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it is but preliminary to the perfect one, when they CHAP. XVII. shall get back their bodies glorified. The glorification of the body is necessary to constitute complete redemption. As he originally came forth from the hand of his Maker, man was a being of spirit and soul and body. Each alike was deteriorated by the Fall. For the spirit and soul to be perfected without the body would not be a complete redemption. Body, soul, and spirit, alike redeemed and glorified, is to be the perfect humanity of heaven. Therefore, the spirits of just men made perfect are waiting for this final perfection.

Meanwhile they live to God, they rest in Christ, till it shall please Him, having accomplished the number of his elect, to reclothe them with a body, a spiritual body, after the likeness of the body of his own glory. Then, indeed, shall they be perfected for ever.

Then beholding his face in righteousness, and reflecting in their own its light and love and beauty, shall be realized in full the prophetic yearn

ing of the Psalmist, 'When I wake up after thy P. xvi. 15. likeness I shall be satisfied with it.'


Luke xvi. 17.



CHAP. XVIII. AN enquiry of deep interest and moment must now be entered upon. Are any pre-intimations of Christ's kingdom to be found in the Levitical law, that law of which with such marked emphasis our Lord declared, 'It is easier for heaven and earth to pass, than one tittle of the law to fail'? Looking to the prophetic and prefigurative character of that law, such pre-intimations we should certainly expect to find in it, and our discussion, therefore, would be obviously incomplete without an enquiry in this direction. Nay, more, if the law is indeed, what the Epistle to the Hebrews shows it to be, 'a shadow of the good things to come,' and if we fail to discover in it any typical confirmation of the conclusions which, in the foregoing pages, we have arrived at concerning Christ's kingdom, then I am free to confess that the accuracy and soundness of those conclusions would be very seriously impugned.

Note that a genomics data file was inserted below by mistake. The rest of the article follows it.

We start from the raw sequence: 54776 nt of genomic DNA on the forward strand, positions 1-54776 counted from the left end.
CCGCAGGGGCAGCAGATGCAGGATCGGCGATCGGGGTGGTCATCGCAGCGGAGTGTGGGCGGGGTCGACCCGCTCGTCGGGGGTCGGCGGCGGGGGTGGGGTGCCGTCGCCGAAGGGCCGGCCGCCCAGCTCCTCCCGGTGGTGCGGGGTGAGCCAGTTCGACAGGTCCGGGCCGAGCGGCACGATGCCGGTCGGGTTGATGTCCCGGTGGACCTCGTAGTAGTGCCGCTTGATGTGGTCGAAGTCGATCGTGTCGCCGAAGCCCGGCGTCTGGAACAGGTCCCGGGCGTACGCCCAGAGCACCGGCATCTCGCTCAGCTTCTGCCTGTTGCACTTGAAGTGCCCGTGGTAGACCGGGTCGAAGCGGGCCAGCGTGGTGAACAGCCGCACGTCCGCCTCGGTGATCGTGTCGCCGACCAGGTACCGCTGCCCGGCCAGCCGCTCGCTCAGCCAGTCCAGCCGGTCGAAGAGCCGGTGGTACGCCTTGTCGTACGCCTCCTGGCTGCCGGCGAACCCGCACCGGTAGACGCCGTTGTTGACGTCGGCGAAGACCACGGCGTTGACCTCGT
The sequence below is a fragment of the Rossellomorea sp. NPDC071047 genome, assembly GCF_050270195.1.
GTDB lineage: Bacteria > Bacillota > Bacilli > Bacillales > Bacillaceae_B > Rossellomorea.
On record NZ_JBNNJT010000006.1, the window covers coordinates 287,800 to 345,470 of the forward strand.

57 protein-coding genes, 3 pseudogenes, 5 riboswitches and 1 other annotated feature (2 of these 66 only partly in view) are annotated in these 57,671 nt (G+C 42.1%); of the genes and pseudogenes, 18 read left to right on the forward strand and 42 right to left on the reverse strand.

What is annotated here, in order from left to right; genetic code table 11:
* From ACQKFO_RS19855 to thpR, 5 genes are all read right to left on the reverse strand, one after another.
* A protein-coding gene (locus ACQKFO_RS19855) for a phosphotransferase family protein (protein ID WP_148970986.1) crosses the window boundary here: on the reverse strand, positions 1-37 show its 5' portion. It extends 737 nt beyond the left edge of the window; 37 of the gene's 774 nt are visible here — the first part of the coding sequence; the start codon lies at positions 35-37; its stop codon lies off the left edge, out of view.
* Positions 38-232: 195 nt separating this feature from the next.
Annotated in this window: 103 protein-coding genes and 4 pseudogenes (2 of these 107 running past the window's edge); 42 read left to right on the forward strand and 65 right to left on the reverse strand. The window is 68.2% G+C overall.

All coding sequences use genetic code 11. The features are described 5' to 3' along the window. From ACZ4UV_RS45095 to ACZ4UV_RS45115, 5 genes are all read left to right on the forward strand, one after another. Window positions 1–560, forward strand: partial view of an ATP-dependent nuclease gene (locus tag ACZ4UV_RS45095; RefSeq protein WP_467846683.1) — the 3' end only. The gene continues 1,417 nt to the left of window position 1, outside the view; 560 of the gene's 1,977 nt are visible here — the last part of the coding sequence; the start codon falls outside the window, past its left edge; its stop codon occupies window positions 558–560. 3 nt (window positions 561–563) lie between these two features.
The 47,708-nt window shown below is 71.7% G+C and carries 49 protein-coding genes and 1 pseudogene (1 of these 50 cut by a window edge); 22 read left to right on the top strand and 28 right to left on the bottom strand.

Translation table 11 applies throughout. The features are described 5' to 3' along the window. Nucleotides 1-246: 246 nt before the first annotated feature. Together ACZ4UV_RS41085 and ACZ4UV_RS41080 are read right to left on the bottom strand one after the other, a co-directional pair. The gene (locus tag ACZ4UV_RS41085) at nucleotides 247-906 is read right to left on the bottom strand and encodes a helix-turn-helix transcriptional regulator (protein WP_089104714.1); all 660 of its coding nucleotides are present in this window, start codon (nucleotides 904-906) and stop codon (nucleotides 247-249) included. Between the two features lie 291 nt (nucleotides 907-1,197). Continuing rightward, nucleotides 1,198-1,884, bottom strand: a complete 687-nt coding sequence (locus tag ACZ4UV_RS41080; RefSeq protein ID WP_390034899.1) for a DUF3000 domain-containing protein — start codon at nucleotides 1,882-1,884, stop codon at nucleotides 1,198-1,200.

Heb. x. 1.

In entering upon this enquiry, it is important at the outset to note the full and strong significance of our Lord's words respecting the law. Repudiating the notion, probably at that time current, that He wished to invalidate the law and the prophets, He

desires his disciples not to suppose that He had CHAP. XVIII. come to bring to nought the law and the prophets; on the contrary, He had come not to destroy them but to give to them full accomplishment or realization. Then, by way of solemn asseveration on

the point, He adds, 'For verily I say unto you, till Matt. v. 17, 18. heaven and earth pass, one jot or one tittle shall in no wise pass away from the law until that all shall be brought to pass.' No language could be stronger or more decisive than this, and nothing can be clearer than that every part of the law, however minute, was in some way or other, at some time or other, to have realization.

Now, although a considerable portion of the law, as shown in the Epistle to the Hebrews, has already had fulfilment in the sacrificial death of Christ, and in his entering into the holy place of the upper sanctuary, there to make intercession for us, still it is quite evident that much of it has not yet found complete realization. Indeed, it is with the law as with the prophets. While of these so many predictions have been fulfilled in the first coming of the Lord, and in the setting up of his kingdom, yet very many await their accomplishment at his second coming, and in future developments of that kingdom. So, in like manner, not a few of the types and symbols of the law, not having as yet been realized, or only partially so, remain to be fulfilled in the ages to come, to which, indeed, they refer, and of which they are adumbrations. Take, Lev. xxiii. 10, 11. for instance, the law of the Firstfruits, in accordance with which a sheaf of the ears of corn was presented to the Lord before the gathering in of